High performance computing (HPC) has come of
age. No longer is it the preserve of computer scientists in research labs, plugging
together printed circuit boards and writing new flavours of parallel operating
systems. HPC is a stable, mature technology, an enabling technology for an ever
increasing number of scientists and researchers wishing to build and run computational
models in their own particular disciplines. HPC has finally delivered on its promises.
Here we take a look at the current state of high performance computing from the
perspective of the European user community, and assess the needs and aspirations
of this community in terms of where HPC might be going, and where, perhaps, it
should be going. We aim to capture a snapshot of HPC activities, from the technology
itself through related services to the direct views of its European user base,
and attempt to draw the whole together into some form of roadmap for large scale
computing in the twenty-first century.
Supercomputer World (QSW) offer a PCI-compatible high-performance ``fat tree''
interconnect based on the original Meiko Computing Surface network. Called QsNet
and built from QSW's Elan III network chips and Elite III switch chips, it offers
some of the highest performance currently available in cluster networking systems..
The QsNet network is currently used inside the UltraSPARC-II-based QM-1, and QSW
plans to produce systems in partnership with Compaq in the third quarter of 1999;
the first of these will be the Compaq ``Sierra''. It is as yet unclear whether
QSW intend to make the QsNet technology available as an ``off-the-shelf'' networking
QsNet consists of two hardware building blocks: a programmable network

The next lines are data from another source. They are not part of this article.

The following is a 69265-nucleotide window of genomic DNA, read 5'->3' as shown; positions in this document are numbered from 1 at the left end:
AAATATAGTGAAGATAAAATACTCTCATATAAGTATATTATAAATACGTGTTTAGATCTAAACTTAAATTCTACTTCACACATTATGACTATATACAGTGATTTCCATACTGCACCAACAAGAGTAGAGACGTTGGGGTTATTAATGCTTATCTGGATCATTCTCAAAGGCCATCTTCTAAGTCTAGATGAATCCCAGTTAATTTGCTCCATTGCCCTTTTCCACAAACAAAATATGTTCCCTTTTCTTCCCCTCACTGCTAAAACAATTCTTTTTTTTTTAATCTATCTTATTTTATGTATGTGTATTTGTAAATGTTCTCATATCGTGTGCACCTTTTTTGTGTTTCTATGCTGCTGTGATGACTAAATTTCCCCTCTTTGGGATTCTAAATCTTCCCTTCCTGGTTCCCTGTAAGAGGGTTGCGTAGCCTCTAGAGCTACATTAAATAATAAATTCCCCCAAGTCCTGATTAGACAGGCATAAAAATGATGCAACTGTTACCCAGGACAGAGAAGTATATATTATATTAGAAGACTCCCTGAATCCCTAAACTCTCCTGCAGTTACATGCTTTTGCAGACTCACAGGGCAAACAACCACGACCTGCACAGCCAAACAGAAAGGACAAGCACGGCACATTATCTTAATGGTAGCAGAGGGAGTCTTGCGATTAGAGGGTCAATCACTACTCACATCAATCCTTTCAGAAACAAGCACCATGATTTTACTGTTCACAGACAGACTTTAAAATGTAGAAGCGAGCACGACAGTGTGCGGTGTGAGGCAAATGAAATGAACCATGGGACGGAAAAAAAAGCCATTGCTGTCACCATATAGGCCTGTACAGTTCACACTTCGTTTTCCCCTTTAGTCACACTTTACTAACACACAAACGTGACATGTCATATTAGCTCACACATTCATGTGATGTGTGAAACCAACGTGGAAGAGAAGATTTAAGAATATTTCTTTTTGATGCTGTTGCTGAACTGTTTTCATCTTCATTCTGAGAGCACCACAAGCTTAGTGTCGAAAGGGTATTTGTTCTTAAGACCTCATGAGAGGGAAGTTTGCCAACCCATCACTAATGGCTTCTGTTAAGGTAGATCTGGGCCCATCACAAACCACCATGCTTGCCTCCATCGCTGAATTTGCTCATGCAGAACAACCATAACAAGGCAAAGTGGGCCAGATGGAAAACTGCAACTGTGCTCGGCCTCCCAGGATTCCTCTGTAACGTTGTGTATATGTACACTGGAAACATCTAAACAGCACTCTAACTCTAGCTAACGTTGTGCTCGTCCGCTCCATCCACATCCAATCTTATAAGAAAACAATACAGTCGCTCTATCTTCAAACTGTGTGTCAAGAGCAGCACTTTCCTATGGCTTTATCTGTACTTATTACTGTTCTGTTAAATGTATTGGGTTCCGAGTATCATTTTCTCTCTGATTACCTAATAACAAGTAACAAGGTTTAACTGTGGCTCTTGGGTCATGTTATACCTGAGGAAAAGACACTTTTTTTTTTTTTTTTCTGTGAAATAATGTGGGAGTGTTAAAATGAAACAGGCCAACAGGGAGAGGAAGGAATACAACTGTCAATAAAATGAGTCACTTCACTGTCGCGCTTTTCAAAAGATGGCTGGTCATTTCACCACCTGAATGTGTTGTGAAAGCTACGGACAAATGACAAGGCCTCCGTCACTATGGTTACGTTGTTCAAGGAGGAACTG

interface called Elan and a high-bandwidth, low-latency communication switch called
Elite. Elite switches can be interconnected in a fat-tree topology. With respect
to software, QsNet provides several layers of communication libraries that trade
off between performance and ease of use. QsNet combines these hardware and software
components to implement efficient and protected access to a global virtual memory
via remote direct memory access (DMA) operations. It also enhances network fault
tolerance via link level and end to end protocols that detect faults and automatically
Elan network interface
The Elan network interface (we refer to the Elan3 version of Elan in this article)
connects the Quadrics network to a processing node containing one or more CPUs.
In addition to generating and accepting packets to and from the network, Elan
provides substantial local processing power to implement high-level, message-passing
protocols such as the Message-Passing Interface (MPI). The internal functional
structure of Elan, shown in Figure 1, centers around two primary processing engines:
the microcode processor and the thread processor.
32-bit microcode processor supports four hardware threads. Each thread can independently
issue pipelined memory requests to the memory system. Up to eight requests can
be outstanding at any given time. Scheduling for the microcode processor permits
a thread to wake up, schedule a new memory access based on the result of a previous
memory access, and go back to sleep in as few as two system clock cycles.
Elan contains routing tables that translate
every virtual processor number into a sequence of tags that determine the network
route. The system software can load several routing tables to provide different
Elan has an 8-Kbyte memory cache (organized as four sets
of 2 Kbytes) and a 64-Mbyte SDRAM.
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